Wednesday, June 18, 2014

A Tale of Loving

47 years ago this month, a ruling was announced in a landmark Supreme Court case, Loving v. Virginia. This was the case in which the Court struck down anti-miscegenation statutes on the books in several U.S. states, legalizing interracial marriage nationwide. It was a monumental case among many other monumental civil rights cases.

I have been fairly familiar with the case for some time, as it is cited today as key precedent in the legal battle against same-sex marriage bans. But I was still curious to dig deeper, through a documentary film called The Loving Story. It chronicles the tale of the plantiff couple, Richard and Mildred Loving, and their path through the court system, leading to their victory. But, perhaps due to my familiarity with the case, I didn't find the documentary to be all that informative.

Partly, the filmmakers faced a problem in trying to cover events so long after the fact. Both Richard and Mildred Loving had died by the time the film was made in 2012. Thus, the film is cobbled together out of interviews with friends and neighbors, the lawyers who pled the case, and a handful of personal home movies and news footage that survives. Even to this day, the court system does not allow cameras into proceedings, so those parts of the story have to be covered with audio recordings.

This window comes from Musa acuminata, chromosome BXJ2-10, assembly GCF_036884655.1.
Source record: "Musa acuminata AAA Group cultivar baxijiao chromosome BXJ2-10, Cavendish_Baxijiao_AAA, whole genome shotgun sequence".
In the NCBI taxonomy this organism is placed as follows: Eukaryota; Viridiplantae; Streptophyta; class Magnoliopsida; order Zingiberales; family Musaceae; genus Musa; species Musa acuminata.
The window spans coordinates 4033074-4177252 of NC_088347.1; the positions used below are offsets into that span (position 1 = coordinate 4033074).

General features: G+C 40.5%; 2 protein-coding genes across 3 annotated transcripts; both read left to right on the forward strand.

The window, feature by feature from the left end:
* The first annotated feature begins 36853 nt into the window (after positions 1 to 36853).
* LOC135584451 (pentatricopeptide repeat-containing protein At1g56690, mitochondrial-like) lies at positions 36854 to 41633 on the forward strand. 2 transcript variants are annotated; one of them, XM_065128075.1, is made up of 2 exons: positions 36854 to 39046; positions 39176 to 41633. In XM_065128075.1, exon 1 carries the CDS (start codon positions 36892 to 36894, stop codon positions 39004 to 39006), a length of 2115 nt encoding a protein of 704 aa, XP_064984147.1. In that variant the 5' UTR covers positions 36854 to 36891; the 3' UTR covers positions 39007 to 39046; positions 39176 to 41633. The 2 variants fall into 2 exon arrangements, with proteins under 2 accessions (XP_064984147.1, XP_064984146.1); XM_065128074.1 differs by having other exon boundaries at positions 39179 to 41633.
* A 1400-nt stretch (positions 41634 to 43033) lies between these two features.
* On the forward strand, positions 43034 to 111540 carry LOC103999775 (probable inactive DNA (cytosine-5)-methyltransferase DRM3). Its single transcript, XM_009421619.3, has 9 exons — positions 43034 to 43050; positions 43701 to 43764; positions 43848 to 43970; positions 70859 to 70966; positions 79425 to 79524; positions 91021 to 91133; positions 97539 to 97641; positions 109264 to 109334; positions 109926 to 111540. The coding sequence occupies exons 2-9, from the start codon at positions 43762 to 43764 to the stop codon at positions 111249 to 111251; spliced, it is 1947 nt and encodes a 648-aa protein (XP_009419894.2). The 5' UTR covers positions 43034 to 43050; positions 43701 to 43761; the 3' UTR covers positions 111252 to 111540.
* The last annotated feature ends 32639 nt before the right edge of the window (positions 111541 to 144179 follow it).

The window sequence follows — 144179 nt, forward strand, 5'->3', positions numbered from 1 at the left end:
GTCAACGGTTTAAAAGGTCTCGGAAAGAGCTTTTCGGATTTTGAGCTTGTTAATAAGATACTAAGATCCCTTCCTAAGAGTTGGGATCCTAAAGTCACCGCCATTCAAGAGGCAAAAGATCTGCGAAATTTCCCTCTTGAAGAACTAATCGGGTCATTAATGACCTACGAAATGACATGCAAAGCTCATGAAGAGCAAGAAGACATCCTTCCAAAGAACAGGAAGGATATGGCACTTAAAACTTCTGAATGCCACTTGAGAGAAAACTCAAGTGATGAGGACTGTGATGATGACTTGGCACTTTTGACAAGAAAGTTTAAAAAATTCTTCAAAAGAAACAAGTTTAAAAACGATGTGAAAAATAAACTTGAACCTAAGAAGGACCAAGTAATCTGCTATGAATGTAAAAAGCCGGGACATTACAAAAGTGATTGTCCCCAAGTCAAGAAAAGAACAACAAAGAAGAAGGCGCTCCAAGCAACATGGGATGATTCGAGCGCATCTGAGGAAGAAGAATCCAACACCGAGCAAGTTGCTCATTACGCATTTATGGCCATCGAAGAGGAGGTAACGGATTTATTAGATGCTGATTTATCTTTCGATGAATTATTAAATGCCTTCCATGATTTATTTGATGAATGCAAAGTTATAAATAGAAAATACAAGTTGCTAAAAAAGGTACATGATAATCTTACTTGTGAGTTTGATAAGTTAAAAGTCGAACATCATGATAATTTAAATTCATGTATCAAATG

What does come across, and to me is quite interesting, is the contrast between the justice system then and now. For one, the Supreme Court's ruling in this case was a unanimous and forward-thinking 9-0; today, there is little doubt that the similar same-sex marriage case that will wind up before the Supreme Court will result in a 5-4 split.

For another, it's notable just how "photogenic" plaintiffs in these lawsuits must be in this day and age. Neither Richard nor Mildred Loving even went to the Supreme Court when their case was argued. Richard never gave any interviews, and Mildred gave very few. By contrast, today's plaintiffs are groomed for the TV cameras, and the sympathies they can draw out of an audience form a major part of the case. (Take, for instance, the "kind little ol' lady" Edie Windsor, of last summer's Windsor v. United States.)

But if I was hoping for some deeper revelations, the documentary didn't really provide me any. This is a powerful bit of history, and if any of you are unfamiliar with it, I would certainly recommend the film for you on that basis. But as a piece of documentary filmmaking, I'd call it an average C.

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